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The History of Tom Jones

Book XVIII.
Containing About Six Days.
Chapter 1.
A farewel to the reader.
We are now, reader, arrived at the last stage of our long journey. As we have,
therefore, travelled together through so many pages, let us behave to one
another like fellow-travellers in a stage coach, who have passed several days in
the company of each other; and who, notwithstanding any bickerings or little
animosities which may have occurred on the road, generally make all up at last,
and mount, for the last time, into their vehicle with chearfulness and good
humour; since after this one stage, it may possibly happen to us, as it commonly
happens to them, never to meet more.
As I have here taken up this simile, give me leave to carry it a little farther. I
intend, then, in this last book, to imitate the good company I have mentioned in
their last journey. Now, it is well known that all jokes and raillery are at this time
laid aside; whatever characters any of the passengers have for the jest-sake
personated on the road are now thrown off, and the conversation is usually plain
and serious.
In the same manner, if I have now and then, in the course of this work, indulged
any pleasantry for thy entertainment, I shall here lay it down. The variety of
matter, indeed, which I shall be obliged to cram into this book, will afford no room
for any of those ludicrous observations which I have elsewhere made, and which
may sometimes, perhaps, have prevented thee from taking a nap when it was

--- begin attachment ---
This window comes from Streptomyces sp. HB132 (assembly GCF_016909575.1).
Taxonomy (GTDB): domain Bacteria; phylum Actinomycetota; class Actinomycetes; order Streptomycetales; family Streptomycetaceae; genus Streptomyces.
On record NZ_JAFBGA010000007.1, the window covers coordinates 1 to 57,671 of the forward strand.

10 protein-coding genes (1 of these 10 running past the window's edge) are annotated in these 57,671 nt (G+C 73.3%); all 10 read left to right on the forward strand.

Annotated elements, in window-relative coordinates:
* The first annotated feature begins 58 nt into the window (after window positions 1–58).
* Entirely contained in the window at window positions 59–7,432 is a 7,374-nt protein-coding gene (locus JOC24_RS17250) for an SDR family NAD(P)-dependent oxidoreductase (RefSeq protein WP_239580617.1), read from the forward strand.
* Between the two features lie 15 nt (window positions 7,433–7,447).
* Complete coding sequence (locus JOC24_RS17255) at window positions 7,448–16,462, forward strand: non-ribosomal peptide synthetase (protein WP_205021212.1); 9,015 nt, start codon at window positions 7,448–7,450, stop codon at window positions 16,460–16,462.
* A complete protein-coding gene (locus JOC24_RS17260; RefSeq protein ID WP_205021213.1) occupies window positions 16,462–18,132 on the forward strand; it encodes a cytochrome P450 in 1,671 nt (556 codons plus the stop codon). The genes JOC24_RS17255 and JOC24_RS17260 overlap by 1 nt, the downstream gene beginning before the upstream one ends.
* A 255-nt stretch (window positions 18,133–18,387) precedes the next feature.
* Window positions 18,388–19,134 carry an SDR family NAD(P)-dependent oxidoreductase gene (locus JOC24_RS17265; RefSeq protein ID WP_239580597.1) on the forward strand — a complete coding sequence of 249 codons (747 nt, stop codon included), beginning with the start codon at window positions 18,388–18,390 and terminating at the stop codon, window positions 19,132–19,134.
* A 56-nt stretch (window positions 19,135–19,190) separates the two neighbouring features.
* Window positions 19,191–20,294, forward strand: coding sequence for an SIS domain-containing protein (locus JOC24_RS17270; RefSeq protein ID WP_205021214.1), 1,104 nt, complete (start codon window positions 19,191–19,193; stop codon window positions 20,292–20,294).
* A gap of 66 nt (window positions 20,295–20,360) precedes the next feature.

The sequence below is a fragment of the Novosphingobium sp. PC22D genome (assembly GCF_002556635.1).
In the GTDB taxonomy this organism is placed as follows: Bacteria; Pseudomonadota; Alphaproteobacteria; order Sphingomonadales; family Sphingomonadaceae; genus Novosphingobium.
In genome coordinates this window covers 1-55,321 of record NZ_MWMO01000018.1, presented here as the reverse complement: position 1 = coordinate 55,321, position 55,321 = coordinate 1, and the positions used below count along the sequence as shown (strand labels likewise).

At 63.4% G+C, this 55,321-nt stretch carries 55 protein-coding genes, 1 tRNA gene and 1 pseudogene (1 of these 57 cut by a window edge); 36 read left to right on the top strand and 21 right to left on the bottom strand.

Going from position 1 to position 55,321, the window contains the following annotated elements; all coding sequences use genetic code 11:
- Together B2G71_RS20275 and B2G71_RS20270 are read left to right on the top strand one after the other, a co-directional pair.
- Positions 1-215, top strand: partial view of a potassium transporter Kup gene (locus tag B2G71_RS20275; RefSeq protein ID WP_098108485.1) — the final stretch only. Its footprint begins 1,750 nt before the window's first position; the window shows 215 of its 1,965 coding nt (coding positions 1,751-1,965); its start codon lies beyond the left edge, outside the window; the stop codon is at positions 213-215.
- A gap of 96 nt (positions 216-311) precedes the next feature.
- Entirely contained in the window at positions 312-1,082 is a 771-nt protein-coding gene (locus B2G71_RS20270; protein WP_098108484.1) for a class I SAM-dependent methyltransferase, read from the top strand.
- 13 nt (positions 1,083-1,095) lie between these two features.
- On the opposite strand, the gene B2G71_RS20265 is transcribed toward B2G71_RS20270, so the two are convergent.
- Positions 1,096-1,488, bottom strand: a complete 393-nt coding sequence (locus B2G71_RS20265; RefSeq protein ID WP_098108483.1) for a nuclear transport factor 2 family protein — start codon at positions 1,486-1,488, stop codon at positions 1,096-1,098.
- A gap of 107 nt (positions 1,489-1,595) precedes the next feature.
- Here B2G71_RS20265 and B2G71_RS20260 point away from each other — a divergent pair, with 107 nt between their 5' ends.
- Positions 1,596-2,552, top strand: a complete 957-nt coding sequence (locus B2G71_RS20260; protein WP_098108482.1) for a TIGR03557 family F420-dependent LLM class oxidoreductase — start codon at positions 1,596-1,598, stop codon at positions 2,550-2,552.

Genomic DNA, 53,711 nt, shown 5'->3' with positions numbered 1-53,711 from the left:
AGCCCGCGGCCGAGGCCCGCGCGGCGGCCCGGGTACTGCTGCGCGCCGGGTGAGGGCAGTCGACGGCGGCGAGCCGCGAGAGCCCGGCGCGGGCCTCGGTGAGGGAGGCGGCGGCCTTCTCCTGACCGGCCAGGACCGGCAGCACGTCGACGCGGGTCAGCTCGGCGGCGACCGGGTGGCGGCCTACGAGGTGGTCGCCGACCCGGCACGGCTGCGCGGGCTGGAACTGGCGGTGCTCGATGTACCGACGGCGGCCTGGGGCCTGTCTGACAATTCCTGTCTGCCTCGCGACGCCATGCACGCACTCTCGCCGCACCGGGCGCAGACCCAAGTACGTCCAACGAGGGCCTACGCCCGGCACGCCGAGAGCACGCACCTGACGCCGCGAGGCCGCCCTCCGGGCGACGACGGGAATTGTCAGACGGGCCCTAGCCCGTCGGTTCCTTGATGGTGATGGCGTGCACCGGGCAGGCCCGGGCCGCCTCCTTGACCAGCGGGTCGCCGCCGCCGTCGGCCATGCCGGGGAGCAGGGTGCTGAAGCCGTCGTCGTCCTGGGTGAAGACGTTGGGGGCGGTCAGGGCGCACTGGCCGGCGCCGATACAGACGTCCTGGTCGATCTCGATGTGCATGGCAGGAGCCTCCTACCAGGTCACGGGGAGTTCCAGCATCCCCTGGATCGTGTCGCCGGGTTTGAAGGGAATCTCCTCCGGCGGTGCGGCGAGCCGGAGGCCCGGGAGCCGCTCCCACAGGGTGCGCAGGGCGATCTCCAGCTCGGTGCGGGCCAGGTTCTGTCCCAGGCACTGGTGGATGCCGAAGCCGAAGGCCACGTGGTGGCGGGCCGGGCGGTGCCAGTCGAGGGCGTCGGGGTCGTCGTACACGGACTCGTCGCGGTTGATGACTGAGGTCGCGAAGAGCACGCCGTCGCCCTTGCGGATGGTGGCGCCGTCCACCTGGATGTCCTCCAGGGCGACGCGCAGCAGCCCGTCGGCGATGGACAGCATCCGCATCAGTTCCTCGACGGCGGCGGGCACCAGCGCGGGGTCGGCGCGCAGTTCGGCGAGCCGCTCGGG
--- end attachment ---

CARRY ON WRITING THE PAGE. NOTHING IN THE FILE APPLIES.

beginning to steal upon thee. In this last book thou wilt find nothing (or at most
very little) of that nature. All will be plain narrative only; and, indeed, when thou
hast perused the many great events which this book will produce, thou wilt think
the number of pages contained in it scarce sufficient to tell the story.
And now, my friend, I take this opportunity (as I shall have no other) of heartily
wishing thee well. If I have been an entertaining companion to thee, I promise
thee it is what I have desired. If in anything I have offended, it was really without
any intention. Some things, perhaps, here said, may have hit thee or thy friends;
but I do most solemnly declare they were not pointed at thee or them. I question
not but thou hast been told, among other stories of me, that thou wast to travel
with a very scurrilous fellow; but whoever told thee so did me an injury. No man
detests and despises scurrility more than myself; nor hath any man more reason;
for none hath ever been treated with more; and what is a very severe fate, I have
had some of the abusive writings of those very men fathered upon me, who, in
other of their works, have abused me themselves with the utmost virulence.
All these works, however, I am well convinced, will be dead long before this page
shall offer itself to thy perusal; for however short the period may be of my own
performances, they will most probably outlive their own infirm author, and the
weakly productions of his abusive contemporaries.
Chapter 2.
Containing a very tragical incident.
 
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